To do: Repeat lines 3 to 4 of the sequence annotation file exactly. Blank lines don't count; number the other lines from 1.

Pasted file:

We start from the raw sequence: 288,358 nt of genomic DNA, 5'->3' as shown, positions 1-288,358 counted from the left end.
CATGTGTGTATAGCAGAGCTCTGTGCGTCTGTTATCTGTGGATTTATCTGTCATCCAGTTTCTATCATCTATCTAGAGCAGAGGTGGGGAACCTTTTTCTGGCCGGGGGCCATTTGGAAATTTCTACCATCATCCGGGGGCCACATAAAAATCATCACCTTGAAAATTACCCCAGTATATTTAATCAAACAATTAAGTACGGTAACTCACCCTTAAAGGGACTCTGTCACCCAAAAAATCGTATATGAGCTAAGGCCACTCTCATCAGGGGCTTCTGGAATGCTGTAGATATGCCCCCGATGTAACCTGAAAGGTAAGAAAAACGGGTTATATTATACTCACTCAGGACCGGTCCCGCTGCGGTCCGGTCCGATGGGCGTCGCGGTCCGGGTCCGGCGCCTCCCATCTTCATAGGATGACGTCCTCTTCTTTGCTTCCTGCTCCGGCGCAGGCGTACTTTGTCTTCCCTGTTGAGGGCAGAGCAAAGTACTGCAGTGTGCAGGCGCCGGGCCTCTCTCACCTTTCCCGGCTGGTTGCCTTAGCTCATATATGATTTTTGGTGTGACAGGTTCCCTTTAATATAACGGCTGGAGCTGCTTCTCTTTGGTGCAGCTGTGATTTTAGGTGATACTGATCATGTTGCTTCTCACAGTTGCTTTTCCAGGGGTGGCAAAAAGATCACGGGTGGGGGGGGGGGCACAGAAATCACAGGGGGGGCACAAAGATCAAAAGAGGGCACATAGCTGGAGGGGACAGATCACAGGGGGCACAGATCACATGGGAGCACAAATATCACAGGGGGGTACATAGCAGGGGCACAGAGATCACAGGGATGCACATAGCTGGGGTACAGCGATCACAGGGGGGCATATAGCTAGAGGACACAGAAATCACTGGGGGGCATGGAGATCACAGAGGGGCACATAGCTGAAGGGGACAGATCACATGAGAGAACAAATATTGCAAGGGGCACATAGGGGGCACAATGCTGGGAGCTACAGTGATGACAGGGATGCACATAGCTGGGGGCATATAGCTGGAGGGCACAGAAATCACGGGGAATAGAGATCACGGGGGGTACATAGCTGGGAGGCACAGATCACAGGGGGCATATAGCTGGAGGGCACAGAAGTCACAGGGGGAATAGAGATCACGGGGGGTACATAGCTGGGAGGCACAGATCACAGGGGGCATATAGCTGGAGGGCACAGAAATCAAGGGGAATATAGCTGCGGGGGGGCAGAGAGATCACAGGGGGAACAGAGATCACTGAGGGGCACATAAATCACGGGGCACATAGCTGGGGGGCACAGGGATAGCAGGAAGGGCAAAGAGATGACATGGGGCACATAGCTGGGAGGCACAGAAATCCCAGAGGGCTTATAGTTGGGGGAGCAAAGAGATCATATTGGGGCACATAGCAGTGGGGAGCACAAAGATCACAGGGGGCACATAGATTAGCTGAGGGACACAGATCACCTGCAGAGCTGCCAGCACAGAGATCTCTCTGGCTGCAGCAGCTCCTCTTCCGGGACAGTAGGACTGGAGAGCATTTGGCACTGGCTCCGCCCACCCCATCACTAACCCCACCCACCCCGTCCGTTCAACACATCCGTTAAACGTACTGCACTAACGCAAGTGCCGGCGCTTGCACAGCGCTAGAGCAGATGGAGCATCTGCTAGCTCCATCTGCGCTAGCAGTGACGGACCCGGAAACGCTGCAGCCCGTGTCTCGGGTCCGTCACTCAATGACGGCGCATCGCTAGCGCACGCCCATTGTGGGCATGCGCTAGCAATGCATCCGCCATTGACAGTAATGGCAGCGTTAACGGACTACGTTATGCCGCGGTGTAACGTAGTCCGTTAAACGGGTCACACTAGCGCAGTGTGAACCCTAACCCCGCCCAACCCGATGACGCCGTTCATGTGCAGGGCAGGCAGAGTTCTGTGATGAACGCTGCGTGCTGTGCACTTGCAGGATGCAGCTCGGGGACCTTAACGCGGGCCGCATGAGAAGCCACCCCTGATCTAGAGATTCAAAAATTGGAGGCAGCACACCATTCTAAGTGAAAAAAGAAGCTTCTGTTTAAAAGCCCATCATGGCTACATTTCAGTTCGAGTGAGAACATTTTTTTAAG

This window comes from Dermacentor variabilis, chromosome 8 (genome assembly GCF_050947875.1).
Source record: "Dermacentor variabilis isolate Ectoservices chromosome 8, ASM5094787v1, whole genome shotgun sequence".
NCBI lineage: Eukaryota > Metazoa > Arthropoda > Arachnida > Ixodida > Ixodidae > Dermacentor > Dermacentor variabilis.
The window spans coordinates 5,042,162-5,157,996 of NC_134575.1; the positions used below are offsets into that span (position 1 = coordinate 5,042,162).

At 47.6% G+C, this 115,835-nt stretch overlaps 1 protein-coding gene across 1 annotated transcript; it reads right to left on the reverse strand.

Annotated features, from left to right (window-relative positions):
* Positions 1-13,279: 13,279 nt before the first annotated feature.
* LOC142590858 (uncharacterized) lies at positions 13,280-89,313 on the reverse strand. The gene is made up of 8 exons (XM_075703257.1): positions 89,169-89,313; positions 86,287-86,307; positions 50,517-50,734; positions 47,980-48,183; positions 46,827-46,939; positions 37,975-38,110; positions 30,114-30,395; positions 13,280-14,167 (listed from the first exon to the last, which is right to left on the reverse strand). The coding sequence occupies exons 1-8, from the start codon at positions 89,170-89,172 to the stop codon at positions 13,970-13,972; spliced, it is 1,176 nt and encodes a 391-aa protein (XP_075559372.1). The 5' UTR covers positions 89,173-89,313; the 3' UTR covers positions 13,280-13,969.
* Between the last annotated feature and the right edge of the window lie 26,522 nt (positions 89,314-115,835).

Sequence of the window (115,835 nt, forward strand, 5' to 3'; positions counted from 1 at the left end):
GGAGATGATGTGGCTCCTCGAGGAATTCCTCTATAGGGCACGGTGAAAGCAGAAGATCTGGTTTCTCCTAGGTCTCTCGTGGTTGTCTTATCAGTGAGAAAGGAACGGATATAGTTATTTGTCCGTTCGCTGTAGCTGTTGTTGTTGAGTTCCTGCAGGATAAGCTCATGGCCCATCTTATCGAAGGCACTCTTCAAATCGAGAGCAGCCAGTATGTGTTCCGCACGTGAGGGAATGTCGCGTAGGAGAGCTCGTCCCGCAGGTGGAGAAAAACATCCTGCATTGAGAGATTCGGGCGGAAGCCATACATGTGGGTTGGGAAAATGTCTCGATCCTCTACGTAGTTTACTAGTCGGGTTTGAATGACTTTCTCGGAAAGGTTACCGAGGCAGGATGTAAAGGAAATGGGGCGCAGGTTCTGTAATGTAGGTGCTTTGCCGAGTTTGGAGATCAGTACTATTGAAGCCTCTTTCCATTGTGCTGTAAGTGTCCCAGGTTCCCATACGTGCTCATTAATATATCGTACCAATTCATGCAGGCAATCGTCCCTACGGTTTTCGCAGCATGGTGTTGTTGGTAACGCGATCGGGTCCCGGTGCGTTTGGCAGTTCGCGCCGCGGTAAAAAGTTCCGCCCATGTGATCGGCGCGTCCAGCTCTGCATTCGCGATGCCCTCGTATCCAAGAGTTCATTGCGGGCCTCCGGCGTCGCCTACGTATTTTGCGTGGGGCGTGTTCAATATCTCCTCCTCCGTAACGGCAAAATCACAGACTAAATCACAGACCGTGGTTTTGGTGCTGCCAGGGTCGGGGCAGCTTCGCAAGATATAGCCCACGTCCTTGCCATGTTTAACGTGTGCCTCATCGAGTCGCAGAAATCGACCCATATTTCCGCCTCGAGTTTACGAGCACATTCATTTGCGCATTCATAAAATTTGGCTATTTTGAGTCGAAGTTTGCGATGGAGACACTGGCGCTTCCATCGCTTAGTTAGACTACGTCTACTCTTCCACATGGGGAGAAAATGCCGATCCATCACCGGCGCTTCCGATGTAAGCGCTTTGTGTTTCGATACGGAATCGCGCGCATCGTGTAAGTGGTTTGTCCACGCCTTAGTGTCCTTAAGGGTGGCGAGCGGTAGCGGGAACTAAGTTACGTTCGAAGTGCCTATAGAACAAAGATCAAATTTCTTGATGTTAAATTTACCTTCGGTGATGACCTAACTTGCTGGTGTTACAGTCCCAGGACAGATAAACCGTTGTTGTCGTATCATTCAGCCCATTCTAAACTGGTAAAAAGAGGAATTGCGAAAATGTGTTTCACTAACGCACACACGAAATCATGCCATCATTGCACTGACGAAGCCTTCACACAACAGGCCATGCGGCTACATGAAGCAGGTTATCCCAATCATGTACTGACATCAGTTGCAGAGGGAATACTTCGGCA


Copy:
This window comes from Dermacentor variabilis, chromosome 8 (genome assembly GCF_050947875.1).
Source record: "Dermacentor variabilis isolate Ectoservices chromosome 8, ASM5094787v1, whole genome shotgun sequence".